The stunning second novel from National Book Award finalist Andrew Krivák—“an extraordinarily elegant writer, with a deep awareness of the natural world” (The New York Times Book Review)—tells the heartbreaking, captivating story about a family awaiting the return of their youngest son from the Vietnam War.
In a small town in northeastern Pennsylvania, Hannah and her son Bo mourn the loss of the family patriarch, Jozef. They were three generations under one roof; a war-haunted family in a war-torn century. Jozef was conscripted into the Austro-Hungarian army in World War I. His American-born daughter’s husband, Bexhet, an immigrant, fights in World War II—returning to Dardan, Pennsylvania, only to be taken in a hunting accident on Hannah’s family’s land. Finally, Hannah’s younger son, Sam, goes MIA in Vietnam.
And so there is only Bo, a quiet man full of sorrow and conviction and a firstborn’s sense of duty. He is left to grieve but also to hope for reunion, to fall in love and create a new life, to embrace the land and work its mountain soil. The Signal Flame is a stirring exploration—the second stand-alone novel in a trilogy that began with the National Book Award finalist The Sojourn—of generations of men and the events that define them, brothers who take different paths, the old European values yielding to new world ways, and the convalescence of memory and war.
Beginning shortly after Easter in 1972 and ending on Christmas Eve—as the Vietnam War winds down—this ambitious novel honors the cycles of earth and body, humming with blood and passion, and it confirms as a writer of extraordinary vision and power. Andrew Krivák’s The Signal Flame is “a complex and layered portrait of a time and place, and a family shaped, generation after generation, by the memory of war” (The Boston Globe).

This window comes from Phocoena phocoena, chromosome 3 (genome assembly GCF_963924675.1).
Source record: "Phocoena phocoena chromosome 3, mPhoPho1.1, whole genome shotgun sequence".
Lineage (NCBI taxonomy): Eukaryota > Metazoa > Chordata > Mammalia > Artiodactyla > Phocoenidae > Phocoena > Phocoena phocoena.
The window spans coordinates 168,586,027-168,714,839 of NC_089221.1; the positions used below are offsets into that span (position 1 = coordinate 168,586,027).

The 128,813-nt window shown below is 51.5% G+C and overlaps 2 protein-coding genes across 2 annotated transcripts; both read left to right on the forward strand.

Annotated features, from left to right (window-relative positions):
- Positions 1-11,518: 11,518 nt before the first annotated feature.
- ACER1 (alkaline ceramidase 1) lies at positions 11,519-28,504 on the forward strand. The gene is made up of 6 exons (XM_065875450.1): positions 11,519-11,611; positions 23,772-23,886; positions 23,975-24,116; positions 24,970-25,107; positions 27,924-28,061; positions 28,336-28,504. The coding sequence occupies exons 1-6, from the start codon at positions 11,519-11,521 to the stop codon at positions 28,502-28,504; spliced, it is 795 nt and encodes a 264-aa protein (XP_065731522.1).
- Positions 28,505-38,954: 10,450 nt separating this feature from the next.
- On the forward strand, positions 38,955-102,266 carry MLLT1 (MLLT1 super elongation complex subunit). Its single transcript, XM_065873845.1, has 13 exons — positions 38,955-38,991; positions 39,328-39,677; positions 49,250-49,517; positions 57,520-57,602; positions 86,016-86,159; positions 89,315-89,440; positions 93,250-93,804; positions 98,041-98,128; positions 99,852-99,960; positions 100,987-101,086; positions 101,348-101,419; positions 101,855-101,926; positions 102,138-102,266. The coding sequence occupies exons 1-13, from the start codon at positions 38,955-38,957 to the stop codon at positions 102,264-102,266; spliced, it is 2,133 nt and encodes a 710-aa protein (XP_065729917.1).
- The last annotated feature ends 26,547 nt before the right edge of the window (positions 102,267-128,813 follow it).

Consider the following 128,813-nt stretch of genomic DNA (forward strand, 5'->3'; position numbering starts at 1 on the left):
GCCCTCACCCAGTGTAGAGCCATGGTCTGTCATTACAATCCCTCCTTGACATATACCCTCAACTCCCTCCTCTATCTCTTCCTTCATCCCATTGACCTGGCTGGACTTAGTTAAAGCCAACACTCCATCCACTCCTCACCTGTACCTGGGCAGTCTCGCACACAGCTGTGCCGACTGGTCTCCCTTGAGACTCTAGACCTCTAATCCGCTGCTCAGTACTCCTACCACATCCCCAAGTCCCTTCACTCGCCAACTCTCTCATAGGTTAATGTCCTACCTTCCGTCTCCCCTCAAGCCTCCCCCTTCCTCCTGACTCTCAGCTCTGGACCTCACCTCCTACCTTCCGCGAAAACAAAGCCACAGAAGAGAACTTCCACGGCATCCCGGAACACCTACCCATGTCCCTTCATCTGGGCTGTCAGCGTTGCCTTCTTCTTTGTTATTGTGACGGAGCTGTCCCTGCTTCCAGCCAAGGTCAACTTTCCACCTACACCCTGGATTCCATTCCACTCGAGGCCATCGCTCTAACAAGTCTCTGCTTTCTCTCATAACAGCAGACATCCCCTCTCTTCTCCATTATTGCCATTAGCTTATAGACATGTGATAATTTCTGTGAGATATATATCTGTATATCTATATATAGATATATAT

National Book Award finalist Kriv k continues in the tradition of his debut (The Sojourn) with this bleak but breathtaking second novel. The book opens with the death of the family patriarch, Jozef Vinich, who leaves his sprawling farm in Pennsylvania's rural Endless Mountains to his daughter, Hannah, and oldest grandson, Bo. While Bo runs the roughing mill, Hannah tends the chickens, and the two await the return of Bo's brother, Sam, who is reported MIA in Vietnam. Told in three parts stretching from Easter to Christmas Eve 1972, the narrative soon picks up steam with the addition of Ruth, Sam's pregnant fianc e, and the daughter of the man responsible for killing Hannah's husband in a hunting mishap. By the third section, more backstory has been revealed Ruth's ancestors' ties to Vinich's land, Sam's reasons for enlisting, Hannah's long-held grudge against Ruth's father adding texture and depth to the family's already rich history. Devastating accidents befall these characters and the heartache they endure is palpable. But there's love, too. This family saga is quiet at its core, but it's Kriv k's gorgeous prose and deep grasp of the relationship between longing and loss that make the book such a stunner.